The Falklands or Las Malvinas - YOU decide....

Who should have the islands?

  • Argentina - the isles are in their waters and their blood

    Votes: 11 18.6%
  • UK - the islanders may be British imports, but those isles are now their home

    Votes: 39 66.1%
  • I'm with the USA - officially neutral

    Votes: 9 15.3%

  • Total voters
    59

Queso

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Nothing more than a straw poll here. Those of you outside of South America or the UK might not be getting this story, but Argentina is taking its case for sovereignty over the disputed Falkland Islands/Islas Malvinas to the UN. At a recent "everyone except the US and Canada" summit of American nations all 32 members present backed the Argentine side of the debate.

The dispute, which has been going on for a couple of centuries or so, has been brought back to the agenda after a number of oil companies were granted exploration rights by the islands' legistature in Port Stanley (Puerto Argentine).

So, bearing in mind the history, do you think that the islands should "revert" back to Argentina who never really had a permanent settlement on them anyway, or remain a hangover of a long-gone colonial past and stay with the 14000km away UK?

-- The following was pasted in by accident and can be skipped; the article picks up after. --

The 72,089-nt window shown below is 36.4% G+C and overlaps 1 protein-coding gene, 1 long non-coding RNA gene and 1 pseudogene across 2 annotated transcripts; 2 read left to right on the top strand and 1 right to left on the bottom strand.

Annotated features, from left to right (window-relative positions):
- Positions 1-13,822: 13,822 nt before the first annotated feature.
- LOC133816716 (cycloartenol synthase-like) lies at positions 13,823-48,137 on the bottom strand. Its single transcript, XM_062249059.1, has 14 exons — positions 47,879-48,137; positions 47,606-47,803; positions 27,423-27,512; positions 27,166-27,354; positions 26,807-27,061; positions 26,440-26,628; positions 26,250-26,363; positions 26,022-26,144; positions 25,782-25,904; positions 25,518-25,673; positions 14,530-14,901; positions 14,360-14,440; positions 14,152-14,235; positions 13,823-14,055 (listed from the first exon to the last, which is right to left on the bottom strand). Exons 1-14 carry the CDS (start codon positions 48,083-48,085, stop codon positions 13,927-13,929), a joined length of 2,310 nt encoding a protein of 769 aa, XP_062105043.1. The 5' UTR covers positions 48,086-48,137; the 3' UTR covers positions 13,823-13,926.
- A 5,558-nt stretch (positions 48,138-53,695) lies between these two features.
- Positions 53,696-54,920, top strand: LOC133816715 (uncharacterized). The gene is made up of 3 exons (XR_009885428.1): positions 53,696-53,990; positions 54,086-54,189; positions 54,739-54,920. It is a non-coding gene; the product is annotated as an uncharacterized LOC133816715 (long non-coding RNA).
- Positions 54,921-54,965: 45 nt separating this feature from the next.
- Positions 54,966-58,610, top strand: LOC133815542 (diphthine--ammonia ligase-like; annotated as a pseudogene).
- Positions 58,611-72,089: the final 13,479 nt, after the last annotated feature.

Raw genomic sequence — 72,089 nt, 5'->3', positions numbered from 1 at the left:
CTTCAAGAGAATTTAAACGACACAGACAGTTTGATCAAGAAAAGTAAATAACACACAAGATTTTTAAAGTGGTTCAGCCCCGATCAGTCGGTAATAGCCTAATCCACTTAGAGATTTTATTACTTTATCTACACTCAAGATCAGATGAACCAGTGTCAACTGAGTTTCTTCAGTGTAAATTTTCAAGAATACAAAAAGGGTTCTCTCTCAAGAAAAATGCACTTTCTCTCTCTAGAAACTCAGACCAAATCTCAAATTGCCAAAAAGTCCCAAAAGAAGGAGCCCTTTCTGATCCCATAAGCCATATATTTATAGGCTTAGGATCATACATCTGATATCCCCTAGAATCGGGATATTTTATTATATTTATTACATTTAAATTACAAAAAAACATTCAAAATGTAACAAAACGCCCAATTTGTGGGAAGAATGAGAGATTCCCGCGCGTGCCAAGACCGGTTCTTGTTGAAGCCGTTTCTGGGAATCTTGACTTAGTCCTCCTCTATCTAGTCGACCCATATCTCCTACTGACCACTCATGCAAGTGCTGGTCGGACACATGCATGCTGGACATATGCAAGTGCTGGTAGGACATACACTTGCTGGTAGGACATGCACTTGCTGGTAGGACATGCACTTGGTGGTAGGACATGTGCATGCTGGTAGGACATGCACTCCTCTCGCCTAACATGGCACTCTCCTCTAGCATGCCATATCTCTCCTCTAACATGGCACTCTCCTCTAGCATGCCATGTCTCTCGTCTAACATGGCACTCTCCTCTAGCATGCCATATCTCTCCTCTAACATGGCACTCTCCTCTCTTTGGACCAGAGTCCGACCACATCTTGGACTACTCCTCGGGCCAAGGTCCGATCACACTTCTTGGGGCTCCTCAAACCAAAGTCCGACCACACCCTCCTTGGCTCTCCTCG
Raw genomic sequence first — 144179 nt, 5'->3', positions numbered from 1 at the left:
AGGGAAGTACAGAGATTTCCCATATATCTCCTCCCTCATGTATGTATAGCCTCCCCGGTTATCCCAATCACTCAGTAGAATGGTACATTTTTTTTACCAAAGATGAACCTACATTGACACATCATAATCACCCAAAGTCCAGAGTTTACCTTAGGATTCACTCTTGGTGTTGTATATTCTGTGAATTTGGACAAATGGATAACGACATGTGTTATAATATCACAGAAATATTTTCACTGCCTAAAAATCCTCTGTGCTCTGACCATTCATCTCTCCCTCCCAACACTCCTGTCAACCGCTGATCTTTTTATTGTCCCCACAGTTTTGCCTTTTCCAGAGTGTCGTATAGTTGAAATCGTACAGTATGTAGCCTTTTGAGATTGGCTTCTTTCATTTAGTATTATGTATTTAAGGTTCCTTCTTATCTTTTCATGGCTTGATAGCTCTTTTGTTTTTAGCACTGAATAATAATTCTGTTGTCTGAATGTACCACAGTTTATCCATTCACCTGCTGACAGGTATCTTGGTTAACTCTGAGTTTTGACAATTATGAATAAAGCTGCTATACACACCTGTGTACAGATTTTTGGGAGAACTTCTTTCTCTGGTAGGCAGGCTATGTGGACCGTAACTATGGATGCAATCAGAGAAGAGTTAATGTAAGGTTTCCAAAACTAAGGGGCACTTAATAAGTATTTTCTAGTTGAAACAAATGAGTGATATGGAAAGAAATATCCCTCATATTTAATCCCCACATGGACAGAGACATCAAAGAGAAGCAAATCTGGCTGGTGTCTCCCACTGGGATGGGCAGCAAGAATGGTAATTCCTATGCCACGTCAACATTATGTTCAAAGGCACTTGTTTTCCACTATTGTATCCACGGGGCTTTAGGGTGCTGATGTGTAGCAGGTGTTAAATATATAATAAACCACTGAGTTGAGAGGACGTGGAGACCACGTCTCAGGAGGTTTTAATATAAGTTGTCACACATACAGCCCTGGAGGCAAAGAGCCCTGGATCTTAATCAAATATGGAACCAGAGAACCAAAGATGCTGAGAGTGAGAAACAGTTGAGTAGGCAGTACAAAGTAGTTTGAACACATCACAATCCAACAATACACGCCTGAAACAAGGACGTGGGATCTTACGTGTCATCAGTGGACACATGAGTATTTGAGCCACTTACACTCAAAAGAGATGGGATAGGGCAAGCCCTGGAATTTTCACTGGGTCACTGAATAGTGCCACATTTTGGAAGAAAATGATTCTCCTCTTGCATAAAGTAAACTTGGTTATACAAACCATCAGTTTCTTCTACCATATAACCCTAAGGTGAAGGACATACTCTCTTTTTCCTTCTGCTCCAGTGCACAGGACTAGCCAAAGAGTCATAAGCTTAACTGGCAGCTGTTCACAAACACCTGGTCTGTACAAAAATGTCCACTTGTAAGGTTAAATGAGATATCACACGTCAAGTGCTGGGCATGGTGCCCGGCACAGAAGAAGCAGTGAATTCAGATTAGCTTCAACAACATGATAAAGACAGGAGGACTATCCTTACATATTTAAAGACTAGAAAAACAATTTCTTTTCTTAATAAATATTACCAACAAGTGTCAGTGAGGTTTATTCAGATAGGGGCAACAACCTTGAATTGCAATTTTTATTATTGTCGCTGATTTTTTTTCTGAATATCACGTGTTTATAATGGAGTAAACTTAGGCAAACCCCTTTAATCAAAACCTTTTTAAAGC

Queso

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Argentina's argument is that the 3000 or so residents shouldn't really be there anyway, since they were moved there as a British colonisation effort in the 1840s after Argentina claimed the islands as its own. Britain of course counters this argument by pointing to a plaque that one of its ships left on West Falkland several decades prior to Argentina's independence from Spain, claiming the islands for Britain.
 

Eraserhead

macrumors G4
Nov 3, 2005